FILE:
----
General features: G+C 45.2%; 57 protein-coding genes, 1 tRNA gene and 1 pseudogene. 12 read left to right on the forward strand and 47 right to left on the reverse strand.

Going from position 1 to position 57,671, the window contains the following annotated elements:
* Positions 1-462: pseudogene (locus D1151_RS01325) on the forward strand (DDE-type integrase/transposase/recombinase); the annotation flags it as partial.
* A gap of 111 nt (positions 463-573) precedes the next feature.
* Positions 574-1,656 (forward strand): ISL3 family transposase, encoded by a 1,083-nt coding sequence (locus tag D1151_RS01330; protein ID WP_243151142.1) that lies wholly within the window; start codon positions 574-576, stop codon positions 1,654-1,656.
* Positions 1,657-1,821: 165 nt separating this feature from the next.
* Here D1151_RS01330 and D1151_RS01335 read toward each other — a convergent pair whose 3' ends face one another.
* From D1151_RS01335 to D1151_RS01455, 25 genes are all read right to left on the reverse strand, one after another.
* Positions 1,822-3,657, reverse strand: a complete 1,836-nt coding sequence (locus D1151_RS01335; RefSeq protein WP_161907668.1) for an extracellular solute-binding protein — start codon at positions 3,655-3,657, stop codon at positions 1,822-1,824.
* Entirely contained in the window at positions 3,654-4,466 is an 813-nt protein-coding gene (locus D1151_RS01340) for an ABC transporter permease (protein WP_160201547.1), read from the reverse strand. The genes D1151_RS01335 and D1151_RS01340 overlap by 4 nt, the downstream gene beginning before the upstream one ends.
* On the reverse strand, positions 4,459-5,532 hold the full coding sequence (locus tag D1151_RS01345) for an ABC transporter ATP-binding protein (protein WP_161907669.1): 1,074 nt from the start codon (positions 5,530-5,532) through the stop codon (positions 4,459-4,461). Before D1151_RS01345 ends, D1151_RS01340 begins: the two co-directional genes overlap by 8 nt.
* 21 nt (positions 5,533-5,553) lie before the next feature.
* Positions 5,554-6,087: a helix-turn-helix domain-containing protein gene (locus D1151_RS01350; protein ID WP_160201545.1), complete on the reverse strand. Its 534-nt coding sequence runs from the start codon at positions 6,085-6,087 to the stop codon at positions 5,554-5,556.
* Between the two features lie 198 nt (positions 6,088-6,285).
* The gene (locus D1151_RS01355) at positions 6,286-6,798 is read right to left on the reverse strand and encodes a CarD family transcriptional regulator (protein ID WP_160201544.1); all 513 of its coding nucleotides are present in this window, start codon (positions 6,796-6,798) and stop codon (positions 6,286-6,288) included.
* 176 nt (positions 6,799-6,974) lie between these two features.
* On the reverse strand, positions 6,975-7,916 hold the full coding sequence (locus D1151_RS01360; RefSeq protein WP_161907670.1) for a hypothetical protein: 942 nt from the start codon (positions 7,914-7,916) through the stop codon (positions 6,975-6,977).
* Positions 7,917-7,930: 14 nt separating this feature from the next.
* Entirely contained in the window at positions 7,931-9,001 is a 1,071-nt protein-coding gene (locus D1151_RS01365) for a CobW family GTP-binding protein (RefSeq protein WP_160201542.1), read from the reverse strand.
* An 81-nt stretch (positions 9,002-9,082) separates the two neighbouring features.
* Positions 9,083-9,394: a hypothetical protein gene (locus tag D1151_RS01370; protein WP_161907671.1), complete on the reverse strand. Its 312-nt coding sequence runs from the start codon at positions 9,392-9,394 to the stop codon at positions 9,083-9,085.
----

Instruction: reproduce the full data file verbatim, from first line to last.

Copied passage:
General features: G+C 45.2%; 57 protein-coding genes, 1 tRNA gene and 1 pseudogene. 12 read left to right on the forward strand and 47 right to left on the reverse strand.

Going from position 1 to position 57,671, the window contains the following annotated elements:
* Positions 1-462: pseudogene (locus D1151_RS01325) on the forward strand (DDE-type integrase/transposase/recombinase); the annotation flags it as partial.
* A gap of 111 nt (positions 463-573) precedes the next feature.
* Positions 574-1,656 (forward strand): ISL3 family transposase, encoded by a 1,083-nt coding sequence (locus tag D1151_RS01330; protein ID WP_243151142.1) that lies wholly within the window; start codon positions 574-576, stop codon positions 1,654-1,656.
* Positions 1,657-1,821: 165 nt separating this feature from the next.
* Here D1151_RS01330 and D1151_RS01335 read toward each other — a convergent pair whose 3' ends face one another.
* From D1151_RS01335 to D1151_RS01455, 25 genes are all read right to left on the reverse strand, one after another.
* Positions 1,822-3,657, reverse strand: a complete 1,836-nt coding sequence (locus D1151_RS01335; RefSeq protein WP_161907668.1) for an extracellular solute-binding protein — start codon at positions 3,655-3,657, stop codon at positions 1,822-1,824.
* Entirely contained in the window at positions 3,654-4,466 is an 813-nt protein-coding gene (locus D1151_RS01340) for an ABC transporter permease (protein WP_160201547.1), read from the reverse strand. The genes D1151_RS01335 and D1151_RS01340 overlap by 4 nt, the downstream gene beginning before the upstream one ends.
* On the reverse strand, positions 4,459-5,532 hold the full coding sequence (locus tag D1151_RS01345) for an ABC transporter ATP-binding protein (protein WP_161907669.1): 1,074 nt from the start codon (positions 5,530-5,532) through the stop codon (positions 4,459-4,461). Before D1151_RS01345 ends, D1151_RS01340 begins: the two co-directional genes overlap by 8 nt.
* 21 nt (positions 5,533-5,553) lie before the next feature.
* Positions 5,554-6,087: a helix-turn-helix domain-containing protein gene (locus D1151_RS01350; protein ID WP_160201545.1), complete on the reverse strand. Its 534-nt coding sequence runs from the start codon at positions 6,085-6,087 to the stop codon at positions 5,554-5,556.
* Between the two features lie 198 nt (positions 6,088-6,285).
* The gene (locus D1151_RS01355) at positions 6,286-6,798 is read right to left on the reverse strand and encodes a CarD family transcriptional regulator (protein ID WP_160201544.1); all 513 of its coding nucleotides are present in this window, start codon (positions 6,796-6,798) and stop codon (positions 6,286-6,288) included.
* 176 nt (positions 6,799-6,974) lie between these two features.
* On the reverse strand, positions 6,975-7,916 hold the full coding sequence (locus D1151_RS01360; RefSeq protein WP_161907670.1) for a hypothetical protein: 942 nt from the start codon (positions 7,914-7,916) through the stop codon (positions 6,975-6,977).
* Positions 7,917-7,930: 14 nt separating this feature from the next.
* Entirely contained in the window at positions 7,931-9,001 is a 1,071-nt protein-coding gene (locus D1151_RS01365) for a CobW family GTP-binding protein (RefSeq protein WP_160201542.1), read from the reverse strand.
* An 81-nt stretch (positions 9,002-9,082) separates the two neighbouring features.
* Positions 9,083-9,394: a hypothetical protein gene (locus tag D1151_RS01370; protein WP_161907671.1), complete on the reverse strand. Its 312-nt coding sequence runs from the start codon at positions 9,392-9,394 to the stop codon at positions 9,083-9,085.